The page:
When you first get a new graphics card, your games run buttery smooth. Over time, you might start to notice that it doesn't run as well, even on the same games. What gives? This video explains what causes performance degradation over time. As you might be able to guess, your graphics card itself doesn't generally degrade over time. Some pieces of hardware like hard drives or SSDs can become less effective over time. Graphics cards, on the other hand, do not degrade the more they're used. Linus Tech Tips tested this by comparing a brand new, sealed EVGA GTX 480 versus one that the site had used extensively for benchmarks and gaming. Both cards performed identically in the same machine.
So, what causes your machine to slow down over time, even on the same games? Any number of software issues can cause the same hardware to perform less effectively. Upgrading to a new operating system with more overhead, accumulating malware or ironically a bloated malware-fighting suite of applications, or just installing too many junk apps that you forgot to clean up. The performance of other devices like the hard drives that your games are installed on can also slow down your performance, if you haven't replaced those recently.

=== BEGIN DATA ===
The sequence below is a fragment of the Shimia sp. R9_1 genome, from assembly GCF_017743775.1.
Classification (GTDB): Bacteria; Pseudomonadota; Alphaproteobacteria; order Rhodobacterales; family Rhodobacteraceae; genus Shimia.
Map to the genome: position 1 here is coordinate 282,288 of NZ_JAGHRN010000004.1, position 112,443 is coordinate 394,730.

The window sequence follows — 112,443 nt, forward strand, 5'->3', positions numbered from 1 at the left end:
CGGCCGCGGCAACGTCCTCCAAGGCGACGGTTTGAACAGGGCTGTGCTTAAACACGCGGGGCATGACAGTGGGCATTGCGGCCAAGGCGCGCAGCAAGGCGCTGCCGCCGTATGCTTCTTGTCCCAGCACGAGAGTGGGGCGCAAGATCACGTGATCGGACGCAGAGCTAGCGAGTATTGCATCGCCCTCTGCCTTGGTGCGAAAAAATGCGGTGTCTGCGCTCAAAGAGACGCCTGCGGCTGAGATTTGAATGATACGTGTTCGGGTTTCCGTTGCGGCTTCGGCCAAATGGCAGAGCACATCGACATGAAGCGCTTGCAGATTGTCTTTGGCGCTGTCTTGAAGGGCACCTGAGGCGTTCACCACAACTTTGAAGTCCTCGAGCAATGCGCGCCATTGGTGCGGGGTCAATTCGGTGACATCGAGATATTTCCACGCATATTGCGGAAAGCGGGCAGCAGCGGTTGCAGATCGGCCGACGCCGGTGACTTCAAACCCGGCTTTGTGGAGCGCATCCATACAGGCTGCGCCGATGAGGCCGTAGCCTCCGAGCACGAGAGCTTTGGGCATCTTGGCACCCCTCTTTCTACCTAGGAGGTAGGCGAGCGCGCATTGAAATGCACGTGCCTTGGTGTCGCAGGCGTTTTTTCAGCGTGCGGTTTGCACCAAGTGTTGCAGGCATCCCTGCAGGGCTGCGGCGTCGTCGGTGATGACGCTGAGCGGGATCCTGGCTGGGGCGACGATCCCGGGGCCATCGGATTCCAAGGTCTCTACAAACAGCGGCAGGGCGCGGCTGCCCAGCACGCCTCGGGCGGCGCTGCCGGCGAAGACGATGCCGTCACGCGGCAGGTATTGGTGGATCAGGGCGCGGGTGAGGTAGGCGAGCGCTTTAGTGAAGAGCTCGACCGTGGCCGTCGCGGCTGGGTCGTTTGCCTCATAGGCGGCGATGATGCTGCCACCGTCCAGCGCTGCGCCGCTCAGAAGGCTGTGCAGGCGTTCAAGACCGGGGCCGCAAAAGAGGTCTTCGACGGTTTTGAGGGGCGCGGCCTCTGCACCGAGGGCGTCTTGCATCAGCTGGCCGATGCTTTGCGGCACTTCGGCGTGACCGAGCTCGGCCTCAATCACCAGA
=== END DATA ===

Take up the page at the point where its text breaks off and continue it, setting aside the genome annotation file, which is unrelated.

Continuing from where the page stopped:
While your graphics card doesn't degrade over time, that doesn't mean it can't wear out. As the video also points out, the more that you pump electrons through the circuits of your graphics cards (especially if you're forcing it by overclocking), the sooner you're likely to see a failure. However, this failure will be sudden, causing the card to fail entirely, rather than the card simply performing worse over time.
Performance degradation - is it real? [YouTube]